" As the VP of Technology for GreatSchools and a Mac user, I fully concur with the statement 'if your school uses PCs, buying a PC will make file sharing easier.' We have both Mac and Windows users in our offices and the Windows machines work seamlessly with our Windows 2003 Servers, whereas, we regularly have odd connectivity issues with our Macs and we're running the latest OS X and patches. While I agree that in general Macs work well in a heterogeneous environment, it still makes it easier to use whatever your school is using because when you run into problems there will be others that have likely run into the same problem. I know the issue of whether or not Macs are more expensive than PCs is a hotly debated topic but I still agree that PCs are in general less expensive. When you get into the medium to high-end space I agree that the gap closes but when you're shopping for sub $1000 machines then in my opinion you'll get more for your money with a PC. For example, the average Dell desktop we buy at GreatSchools.org with a 17' flat panel, 1GB of memory, and a 2.5Ghz processor costs us $700 (granted we wait for the sales). We have never spent less than $1300 for a Mac. Even if you were to get the slowest and least expensive Mac Mini (1.5Ghz Core Solo), by the time you add memory and a keyboard and mouse you're at $777 and you'll still need to buy a display for it. I'm a Mac user because I like their design aesthetic and as a software engineer I like that it's Unix under the hood, however, I still feel that I pay a premium to use a Mac."
08/16/2006:
"I am also a member of Apple Learning Exchange, and the Technical Coordinator for an elementary school in Prescott, AZ. You made a couple of statements - one in the brief leading up to the article - which are not quite correct. The first regards file sharing. I work at an all Macintosh school - 1 of 3 in our district. About the only problem sharing documents is when an older Windows user doesn't have the correct version to open documents - whether Windows OR Mac docs! The second statement regards cost. Over a period of six years, Total Cost of Ownership for the Macintosh was approximately 3/5s the TCO of the Windows machines. The first year we did a Return On Investment, the Macs were slightly higer in cost of actual machine. However, the Macs came with virtually ALL the software we needed, saving thousands of dollars in integrated suite-ware. Also, because AppleWorks includes a database (which the Mac version of Office does not) our students were doing database creation and ! management by the 4th grade. PLUS, the inclusion of iLife allowed us to explore photo manipulation, video production, and some exciting music venues. The greatest complaint among parents of kids going from our all Mac school to the all Windows middle schools has been the lack of furthering their kids' technology skills. Why? It's too expensive for the Windows schools to add those capabilities to the Win machines! By the 6th year, the Mac schools presented the LOWEST Cost of Ownership, with the HIGHEST overall Return on Investment. The greatest reason for this was the cost of updates, upgrades,virus protection and updating costs, and technical support necessary to keep Windows machines running. These expenses should (NEED) to be considered when purchasing a personal machine - it isn't any good if it doesn't work. I say this because I spend about 30 hours a week cleaning and 'delousing' Windows machines. I have yet to see a Mac on my bench for virus. Granted, this will change as the new Macs come out with Bootcamp. But Bootcamp also allows the Macintosh to serve as TWO computers for the price of one. By the way, I am also a full time student at University of Phoenix, working on my Bachelors in IT. I have used a Macintosh since day one. I have have had absolutely NO problems with file transfer. I have had absolutely NO issues with viruses (even when THEIR servers were down with issues). I have had to resort to Virtual PC for a couple of classes, and that has also gone quite smoothly. I am not going to say that every student should have a Macintosh - merely that the objections of cost and file shareing are not valid."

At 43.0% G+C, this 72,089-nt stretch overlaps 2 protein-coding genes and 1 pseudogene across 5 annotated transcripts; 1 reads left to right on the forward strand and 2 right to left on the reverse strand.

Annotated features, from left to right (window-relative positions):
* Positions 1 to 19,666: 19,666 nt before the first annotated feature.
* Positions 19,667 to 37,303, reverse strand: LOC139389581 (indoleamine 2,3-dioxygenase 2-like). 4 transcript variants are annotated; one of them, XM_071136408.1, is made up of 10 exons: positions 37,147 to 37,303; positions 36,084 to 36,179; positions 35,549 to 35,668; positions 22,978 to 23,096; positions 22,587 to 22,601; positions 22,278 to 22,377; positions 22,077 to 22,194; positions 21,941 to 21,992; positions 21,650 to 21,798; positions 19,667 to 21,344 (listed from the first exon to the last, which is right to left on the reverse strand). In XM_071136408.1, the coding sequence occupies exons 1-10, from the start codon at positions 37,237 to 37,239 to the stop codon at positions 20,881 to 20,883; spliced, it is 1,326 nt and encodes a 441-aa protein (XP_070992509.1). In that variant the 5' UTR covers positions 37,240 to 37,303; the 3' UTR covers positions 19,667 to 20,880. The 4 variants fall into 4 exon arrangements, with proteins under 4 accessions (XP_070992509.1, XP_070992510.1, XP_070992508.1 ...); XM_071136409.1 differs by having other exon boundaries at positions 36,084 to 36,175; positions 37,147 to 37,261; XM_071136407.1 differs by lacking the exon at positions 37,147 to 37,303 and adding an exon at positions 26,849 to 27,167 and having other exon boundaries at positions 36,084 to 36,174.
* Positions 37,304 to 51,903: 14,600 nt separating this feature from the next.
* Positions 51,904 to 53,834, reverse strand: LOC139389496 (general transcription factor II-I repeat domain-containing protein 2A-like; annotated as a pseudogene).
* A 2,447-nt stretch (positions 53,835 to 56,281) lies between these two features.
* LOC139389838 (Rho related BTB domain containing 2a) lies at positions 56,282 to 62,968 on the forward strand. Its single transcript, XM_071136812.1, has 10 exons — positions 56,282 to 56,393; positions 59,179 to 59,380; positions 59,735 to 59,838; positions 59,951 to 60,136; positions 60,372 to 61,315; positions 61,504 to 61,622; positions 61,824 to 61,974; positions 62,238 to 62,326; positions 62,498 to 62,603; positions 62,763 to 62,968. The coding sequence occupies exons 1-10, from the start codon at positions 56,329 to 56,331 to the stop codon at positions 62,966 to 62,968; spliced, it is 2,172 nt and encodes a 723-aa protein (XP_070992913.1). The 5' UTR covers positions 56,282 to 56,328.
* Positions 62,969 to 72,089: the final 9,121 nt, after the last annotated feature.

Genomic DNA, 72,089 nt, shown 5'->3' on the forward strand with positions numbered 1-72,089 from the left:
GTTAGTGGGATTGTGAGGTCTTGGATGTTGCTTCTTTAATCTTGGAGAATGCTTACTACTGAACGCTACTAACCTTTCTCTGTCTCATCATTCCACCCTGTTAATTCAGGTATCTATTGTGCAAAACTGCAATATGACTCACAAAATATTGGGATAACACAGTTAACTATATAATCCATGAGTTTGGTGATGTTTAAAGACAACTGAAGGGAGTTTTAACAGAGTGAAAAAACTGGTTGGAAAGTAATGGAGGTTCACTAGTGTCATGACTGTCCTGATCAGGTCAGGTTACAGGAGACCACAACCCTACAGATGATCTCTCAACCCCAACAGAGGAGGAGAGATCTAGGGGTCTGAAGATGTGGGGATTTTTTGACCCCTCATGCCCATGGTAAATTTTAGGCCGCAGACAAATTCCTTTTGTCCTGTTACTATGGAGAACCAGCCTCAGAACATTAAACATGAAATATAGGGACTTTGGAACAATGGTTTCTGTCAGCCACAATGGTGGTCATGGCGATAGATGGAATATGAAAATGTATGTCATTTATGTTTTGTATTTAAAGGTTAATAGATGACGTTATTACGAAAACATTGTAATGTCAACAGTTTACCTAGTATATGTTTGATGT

08/16/2006:
"I'm a single Mom with poor credit, and really need a home computer for my fourth grader and Kingergartner. I've no money to buy one. Is there a way to get a home pc for my children's education?"
08/15/2006:
"When do you feel a child needs a computer for the classroom. My child is 8 years old and very proficiant as she should be!? Please advise!"
08/15/2006:
"i'm a girl who just started middle school on friday. i want a computer in my room becaue when i'm doing homework on the computer, my brother always is annoying and makes noise. adults think kids are in chat rooms or myspace.com just giving away our info. we don't!!! or at lease i don't.. or my friends.. or anyone at my school!!! please forgive me for being rude, but it's true! if you have a kid starting middle school, get one. it doesn't have to be fancy, just a computer. sencerly, a middle school girl"